Effect of GYY4137 on Rat Aorta
Rat (male, Sprague-Dawley; weight, 250 to 300 g) aortic rings were prepared as described previously.13 Dose-response curves to NaHS were performed cumulatively while each aortic ring was exposed to a single concentration of GYY4137. In some experiments, responses to NaHS (300 μmol/L) or GYY4137 (200 μmol/L) were evaluated in aortic rings preincubated (30 minutes) with the KATP channel blockers glibenclamide14 (10 μmol/L) or PNU37883A15 (10 μmol/L), the NO synthase inhibitor NG-nitro-l-arginine methyl ester (L-NAME) (50 μmol/L), the cyclooxygenase inhibitor indomethacin16 (2.8 μmol/L), the soluble guanylate cyclase inhibitor ODQ17 (3 μmol/L), the adenylate cyclase inhibitor SQ2335618 (50 μmol/L), or a mixture of apamin (100 nmol/L) and charybdotoxin19 (50 nmol/L) to block the effect of endothelium-derived hyperpolarizing factor. The effect of both NaHS and GYY4137 was also evaluated in endothelium-denuded rings, as was the time course of effect as determined by the ability to reduce the contraction to a standard concentration of phenylephrine (200 nmol/L).
Effect of GYY4137 on Perfused Kidney and Heart
For experiments using perfused kidney or heart, Sprague-Dawley rats (male; weight, 230 to 270 g) were anesthetized as described above. The renal artery was cannulated and the kidney perfused as described previously.20 The heart was also removed and perfused (Langendorff preparation) as described elsewhere.21 In kidneys, dose-response curves (volumes <10 μL) were obtained for bolus-injected noradrenaline, angiotensin II, or U46619. GYY4137 (100 to 500 μmol/L) was added to the perfusing Krebs’ solution, and the responses to each agonist was repeated. After 60 minutes, kidneys were reperfused with normal Krebs’ solution to assess the reversibility of the GYY4137 effect. Hearts were perfused with Krebs’ solution containing either GYY4137 (100 μmol/L) or NaHS (100 μmol/L), and left ventricular diastolic pressure was monitored. In separate experiments, the effect of GYY4137 (10 to 100 μmol/L) or NaHS (100 μmol/L) on heart rate (bpm) was determined.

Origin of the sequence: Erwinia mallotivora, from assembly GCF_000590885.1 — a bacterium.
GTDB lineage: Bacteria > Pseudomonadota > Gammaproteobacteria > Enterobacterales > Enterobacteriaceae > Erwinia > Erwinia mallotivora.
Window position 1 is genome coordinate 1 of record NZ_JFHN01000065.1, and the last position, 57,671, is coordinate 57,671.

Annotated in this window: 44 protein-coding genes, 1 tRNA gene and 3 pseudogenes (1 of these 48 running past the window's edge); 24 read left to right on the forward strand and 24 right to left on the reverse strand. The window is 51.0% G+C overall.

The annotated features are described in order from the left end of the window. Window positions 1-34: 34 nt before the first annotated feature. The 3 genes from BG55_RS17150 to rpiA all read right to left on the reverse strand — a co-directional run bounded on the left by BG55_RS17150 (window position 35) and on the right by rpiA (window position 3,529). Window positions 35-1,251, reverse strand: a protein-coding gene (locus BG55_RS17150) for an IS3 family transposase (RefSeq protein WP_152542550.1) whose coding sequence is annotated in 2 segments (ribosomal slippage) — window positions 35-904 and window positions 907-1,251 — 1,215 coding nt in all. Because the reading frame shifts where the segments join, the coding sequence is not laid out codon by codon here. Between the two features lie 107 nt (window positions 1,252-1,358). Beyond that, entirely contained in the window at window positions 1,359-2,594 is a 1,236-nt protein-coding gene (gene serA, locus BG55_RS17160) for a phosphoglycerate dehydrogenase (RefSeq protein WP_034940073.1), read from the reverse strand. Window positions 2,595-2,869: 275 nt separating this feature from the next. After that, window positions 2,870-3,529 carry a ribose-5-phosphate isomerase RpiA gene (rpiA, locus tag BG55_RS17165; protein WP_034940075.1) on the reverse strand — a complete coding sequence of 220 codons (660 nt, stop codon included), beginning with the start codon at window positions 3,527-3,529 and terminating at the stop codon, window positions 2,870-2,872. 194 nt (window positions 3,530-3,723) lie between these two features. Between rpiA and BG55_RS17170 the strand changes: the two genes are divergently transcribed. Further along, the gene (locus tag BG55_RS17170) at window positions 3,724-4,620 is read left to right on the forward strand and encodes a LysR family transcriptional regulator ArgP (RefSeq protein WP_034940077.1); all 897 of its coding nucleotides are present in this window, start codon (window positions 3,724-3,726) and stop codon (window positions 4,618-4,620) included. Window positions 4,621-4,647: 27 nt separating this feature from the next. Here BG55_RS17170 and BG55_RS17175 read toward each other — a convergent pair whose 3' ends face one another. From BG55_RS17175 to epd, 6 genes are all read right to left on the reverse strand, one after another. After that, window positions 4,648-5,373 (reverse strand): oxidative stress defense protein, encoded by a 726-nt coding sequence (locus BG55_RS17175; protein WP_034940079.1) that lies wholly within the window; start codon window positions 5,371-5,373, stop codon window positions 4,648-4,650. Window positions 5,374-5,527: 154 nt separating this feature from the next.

Antihypertensive Effect of GYY4137
The methods used to assess the effect of GYY4137 on blood pressure in the anesthetized rat have been described previously.10,13 The effect of GYY4137 (26.6 to 133 μmol/kg IV) and NaHS (2.5 to 20 μmol/kg IV) was determined. The effect of pretreating animals (5 minutes before GYY4137) with PNU37883A (26.2 μmol/kg IP) or its vehicle (dimethyl sulfoxide, 0.15 mL/kg IP) on the vasodepressor effect of GYY4137 was assessed, as was the effect of GYY4137 (133 μmol/kg) and NaHS (2.5 μmol/kg) administered intravenously 30 minutes before a hypertensive dose of L-NAME (185 μmol/kg IV). In other experiments, the effect of GYY4137 (133 μmol/kg IV) on the response to sodium nitroprusside (10 nmol/kg) was also evaluated.
The effect of GYY4137 on blood pressure of conscious, male spontaneously hypertensive rats (SHR) and normotensive Wistar-Kyoto (WKY) rats (age, 7 weeks; weight, 221 to 257 g) was studied. Systolic blood pressure was monitored with the use of a tail cuff connected to a PowerLab (AD Instruments Inc, Australia) attached to a computer running Chart (version 5.1). Blood pressure was determined (9:30 to 10:30 am) before administration of GYY4137 (133 μmol/kg IP) or saline (1.0 mL/kg IP) and again for up to 28 days after drug injection was started. Drug administration was halted on day 14.
Data are mean±SEM. Statistical analysis was by 1-way ANOVA or repeated-measures ANOVA, followed by the post hoc Tukey test or by the Student t test, as appropriate.
The authors had full access to and take full responsibility for the integrity of the data. All authors have read and agree to the manuscript as written.
Release of H2S From GYY4137 In Vitro and In Vivo